IMAGE PROCESSING: Add-in modules turn film cameras digital

Before the advent of digital photography, most documentary film makers and television production organizations used 16-mm film cameras.

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Before the advent of digital photography, most documentary film makers and television production organizations used 16-mm film cameras. Available with a range of lens options and accessories, cameras such as the AR3 16-mm film camera fromArri (Munich, Germany) became the workhorse of cinematographers worldwide. Indeed, numerous rental companies still stock these cameras for film and television production.

For companies such asEasylook System (Hamburg, Germany), the long legacy of 16-mm cameras and their accessories coupled with their relatively low cost and the trend toward digital imaging represent an opportunity. To preserve their investment in legacy 16-mm hardware while providing a film-to-digital replacement, the company has developed a system known as Easymag that converts film cameras such as the Arri SR3 and 416 into high-definition video cameras.

According to Gert Kappes, managing director of Easylook System, the Easymag system preserves the use of the cameras' optical viewfinder and standard Arri accessories such as portable batteries while leaving the mechanical design of the camera unchanged.

To transform these 16-mm cameras into digital high-definition systems, Easylook System replaced the original camera gate, placing an ACE acA2000, 2048 × 1088-pixel, 60-frame/s colorCamera Link camera from Basler (Ahrensburg, Germany) in the film plane of the camera (see figure). By synchronizing the camera's reflex mirror with the vertical retrace pulse of the Basler camera, digital high-resolution images can be captured.

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To transform 16-mm cameras into digital high-definition systems, Easylook System replaced the original camera gate, placing a color Camera Link camera in the film plane of the camera.

However, since the camera supports a single Base Camera Link interface, it was necessary to perform preprocessing tasks on the images and then convert them into an HD-SDI output signal. To accomplish this task, Easylook turned toDream Chip Technologies (Garbsen, Germany) to develop a programmable interface converter.

This single-board converter, the Camaro-3G, performs a number of preprocessing functions on the Camera Link image data. These include Bayer color conversion and algorithms to adjust the RGB black level and white balance of the camera. A framing function performed in hardware can then be used to convert the 1920 × 1080 HD or the 2048 × 1088 2k images from the camera into the 1280 × 720 frames. After framing, the images are then converted to HD-SDI signals using the converter's on-board video timing generator.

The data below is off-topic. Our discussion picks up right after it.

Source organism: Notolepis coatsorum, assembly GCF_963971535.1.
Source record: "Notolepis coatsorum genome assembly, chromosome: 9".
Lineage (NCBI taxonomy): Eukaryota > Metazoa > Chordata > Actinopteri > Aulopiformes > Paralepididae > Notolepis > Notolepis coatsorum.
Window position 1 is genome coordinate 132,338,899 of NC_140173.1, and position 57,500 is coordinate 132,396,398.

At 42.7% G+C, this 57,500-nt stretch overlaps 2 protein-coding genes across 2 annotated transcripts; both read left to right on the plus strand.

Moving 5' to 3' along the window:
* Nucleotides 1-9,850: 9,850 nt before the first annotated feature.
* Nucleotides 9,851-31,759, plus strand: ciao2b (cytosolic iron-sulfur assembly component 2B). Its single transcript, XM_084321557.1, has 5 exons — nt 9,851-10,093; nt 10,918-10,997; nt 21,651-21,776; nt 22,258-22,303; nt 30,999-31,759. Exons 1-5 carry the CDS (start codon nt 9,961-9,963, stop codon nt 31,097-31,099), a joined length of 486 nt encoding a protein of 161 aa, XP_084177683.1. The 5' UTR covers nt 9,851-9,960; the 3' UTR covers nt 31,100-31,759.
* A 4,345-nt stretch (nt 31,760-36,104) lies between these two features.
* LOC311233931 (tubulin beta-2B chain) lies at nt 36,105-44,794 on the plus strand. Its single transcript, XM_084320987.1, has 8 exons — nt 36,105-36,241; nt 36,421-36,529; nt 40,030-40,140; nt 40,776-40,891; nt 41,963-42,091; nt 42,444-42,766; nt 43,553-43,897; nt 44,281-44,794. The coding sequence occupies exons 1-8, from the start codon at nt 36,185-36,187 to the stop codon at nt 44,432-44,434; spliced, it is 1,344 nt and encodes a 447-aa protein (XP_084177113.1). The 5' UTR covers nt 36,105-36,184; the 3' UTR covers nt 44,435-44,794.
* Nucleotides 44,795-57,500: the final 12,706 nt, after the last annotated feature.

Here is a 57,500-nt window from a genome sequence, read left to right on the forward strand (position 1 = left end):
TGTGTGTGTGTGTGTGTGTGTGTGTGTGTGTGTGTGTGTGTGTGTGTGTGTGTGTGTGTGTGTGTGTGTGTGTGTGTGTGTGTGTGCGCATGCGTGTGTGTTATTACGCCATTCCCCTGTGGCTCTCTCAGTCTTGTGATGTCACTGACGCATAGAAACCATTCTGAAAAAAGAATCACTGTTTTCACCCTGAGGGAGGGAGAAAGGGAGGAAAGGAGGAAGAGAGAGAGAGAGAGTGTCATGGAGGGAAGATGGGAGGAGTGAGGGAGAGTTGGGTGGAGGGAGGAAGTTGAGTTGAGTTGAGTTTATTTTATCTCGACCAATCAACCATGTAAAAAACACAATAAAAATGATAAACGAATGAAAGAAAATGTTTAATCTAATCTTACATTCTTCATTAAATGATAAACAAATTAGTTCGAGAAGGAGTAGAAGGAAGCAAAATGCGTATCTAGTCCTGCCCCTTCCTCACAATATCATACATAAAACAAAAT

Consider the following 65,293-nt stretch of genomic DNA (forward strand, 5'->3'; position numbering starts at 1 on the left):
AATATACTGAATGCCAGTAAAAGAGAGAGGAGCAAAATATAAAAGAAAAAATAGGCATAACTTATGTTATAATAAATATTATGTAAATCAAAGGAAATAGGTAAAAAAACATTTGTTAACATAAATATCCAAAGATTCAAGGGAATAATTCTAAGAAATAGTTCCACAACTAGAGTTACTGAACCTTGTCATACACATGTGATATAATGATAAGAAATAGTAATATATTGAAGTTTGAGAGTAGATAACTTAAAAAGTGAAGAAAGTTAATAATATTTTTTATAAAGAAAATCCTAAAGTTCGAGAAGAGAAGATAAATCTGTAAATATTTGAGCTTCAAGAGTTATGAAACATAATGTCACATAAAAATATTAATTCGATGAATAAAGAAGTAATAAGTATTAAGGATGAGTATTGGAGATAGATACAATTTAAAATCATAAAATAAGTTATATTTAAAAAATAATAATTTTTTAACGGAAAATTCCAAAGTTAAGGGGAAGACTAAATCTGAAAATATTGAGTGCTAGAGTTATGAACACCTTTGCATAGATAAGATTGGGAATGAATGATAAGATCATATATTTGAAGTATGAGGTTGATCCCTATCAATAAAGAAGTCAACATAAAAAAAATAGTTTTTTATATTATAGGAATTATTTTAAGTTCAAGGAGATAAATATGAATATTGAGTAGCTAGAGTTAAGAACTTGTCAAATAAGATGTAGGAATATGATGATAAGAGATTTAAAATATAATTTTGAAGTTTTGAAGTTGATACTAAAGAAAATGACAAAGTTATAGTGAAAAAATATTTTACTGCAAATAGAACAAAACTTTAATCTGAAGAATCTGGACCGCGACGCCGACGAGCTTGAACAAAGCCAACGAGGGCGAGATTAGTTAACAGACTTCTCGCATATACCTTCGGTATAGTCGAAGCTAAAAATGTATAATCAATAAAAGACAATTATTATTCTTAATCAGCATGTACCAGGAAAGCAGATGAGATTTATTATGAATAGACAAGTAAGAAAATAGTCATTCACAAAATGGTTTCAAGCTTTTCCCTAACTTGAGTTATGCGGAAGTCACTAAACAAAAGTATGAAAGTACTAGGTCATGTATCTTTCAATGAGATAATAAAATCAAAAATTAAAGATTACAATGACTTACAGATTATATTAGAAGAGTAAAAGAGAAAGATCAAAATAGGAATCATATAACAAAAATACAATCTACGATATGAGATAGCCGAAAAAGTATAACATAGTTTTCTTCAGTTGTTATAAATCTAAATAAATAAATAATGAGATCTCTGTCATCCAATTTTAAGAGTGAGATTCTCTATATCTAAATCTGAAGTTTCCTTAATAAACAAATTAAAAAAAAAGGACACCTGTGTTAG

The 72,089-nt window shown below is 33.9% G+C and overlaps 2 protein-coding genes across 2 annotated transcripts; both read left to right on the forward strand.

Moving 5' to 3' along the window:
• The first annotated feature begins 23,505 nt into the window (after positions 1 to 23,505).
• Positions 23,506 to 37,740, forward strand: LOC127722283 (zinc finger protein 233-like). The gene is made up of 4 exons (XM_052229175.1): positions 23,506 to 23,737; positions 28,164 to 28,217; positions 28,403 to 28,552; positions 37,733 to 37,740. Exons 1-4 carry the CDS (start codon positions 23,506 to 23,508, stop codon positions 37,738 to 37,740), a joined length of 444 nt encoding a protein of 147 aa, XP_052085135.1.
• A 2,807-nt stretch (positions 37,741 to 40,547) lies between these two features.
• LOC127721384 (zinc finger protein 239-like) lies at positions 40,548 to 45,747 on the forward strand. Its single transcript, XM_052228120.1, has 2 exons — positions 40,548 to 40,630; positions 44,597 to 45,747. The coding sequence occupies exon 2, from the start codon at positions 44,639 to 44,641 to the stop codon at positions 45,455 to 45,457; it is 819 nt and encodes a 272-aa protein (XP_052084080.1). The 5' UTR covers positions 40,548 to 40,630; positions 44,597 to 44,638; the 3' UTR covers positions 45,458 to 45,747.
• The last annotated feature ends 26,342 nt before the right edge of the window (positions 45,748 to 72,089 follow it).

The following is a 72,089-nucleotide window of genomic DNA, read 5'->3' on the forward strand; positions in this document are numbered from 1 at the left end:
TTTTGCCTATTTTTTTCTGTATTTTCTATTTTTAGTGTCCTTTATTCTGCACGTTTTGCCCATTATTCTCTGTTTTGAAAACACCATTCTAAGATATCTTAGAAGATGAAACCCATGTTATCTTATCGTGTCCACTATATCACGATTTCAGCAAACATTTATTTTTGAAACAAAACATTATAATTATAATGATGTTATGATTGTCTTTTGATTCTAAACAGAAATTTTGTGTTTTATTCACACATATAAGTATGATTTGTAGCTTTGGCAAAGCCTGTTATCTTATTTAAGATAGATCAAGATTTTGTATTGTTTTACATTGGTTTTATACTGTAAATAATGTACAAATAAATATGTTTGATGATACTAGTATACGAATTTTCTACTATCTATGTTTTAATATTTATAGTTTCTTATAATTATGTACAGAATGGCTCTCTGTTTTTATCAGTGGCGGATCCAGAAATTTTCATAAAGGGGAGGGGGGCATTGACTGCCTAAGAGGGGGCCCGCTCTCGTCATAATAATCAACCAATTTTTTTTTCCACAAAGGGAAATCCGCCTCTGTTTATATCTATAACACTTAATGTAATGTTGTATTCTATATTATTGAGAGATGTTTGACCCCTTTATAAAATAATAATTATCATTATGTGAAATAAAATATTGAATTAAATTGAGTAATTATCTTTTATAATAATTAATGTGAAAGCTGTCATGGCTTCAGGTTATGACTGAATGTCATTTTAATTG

In this way, the converter can output a number of HD-SDI output formats such as 1280 × 720 at 50 or 60 Hz and 1920 × 1080/2048 × 1088 formats at 24, 25, 30, 50, and 60 Hz. Embedded in the Easymag system, the HD-SDI output from this converter is then stored in compact flash cards or output as HD-SDI signals.

"Because the camera has the capability to operate at 340 frames/s," says Kappes, "refurbished digital Arri cameras that incorporate the Easymag system also have the capability to capture images at 340 frames/s for periods up to 20 s with a ring buffer. This makes such cameras especially useful in broadcast sports applications where high-speed photography may be required."

First shown at the VISION 2011 tradeshow in Stuttgart, Germany, the Camaro-3G interface board is also now being marketed by both Easylook and Dream Chip Technologies as a standalone product. For now the Camaro-3G is working with the Basler Aviator avA1900-60kc ELS and the ACE acA2000-340 ELS, but other cameras are possible. Interestingly, on the Dream Chip booth, the company also demonstrated a Camera Link to CoaXPress converter, a product that existing Camera Link developers may find extremely useful in transferring images from Camera Link cameras over very long distances.

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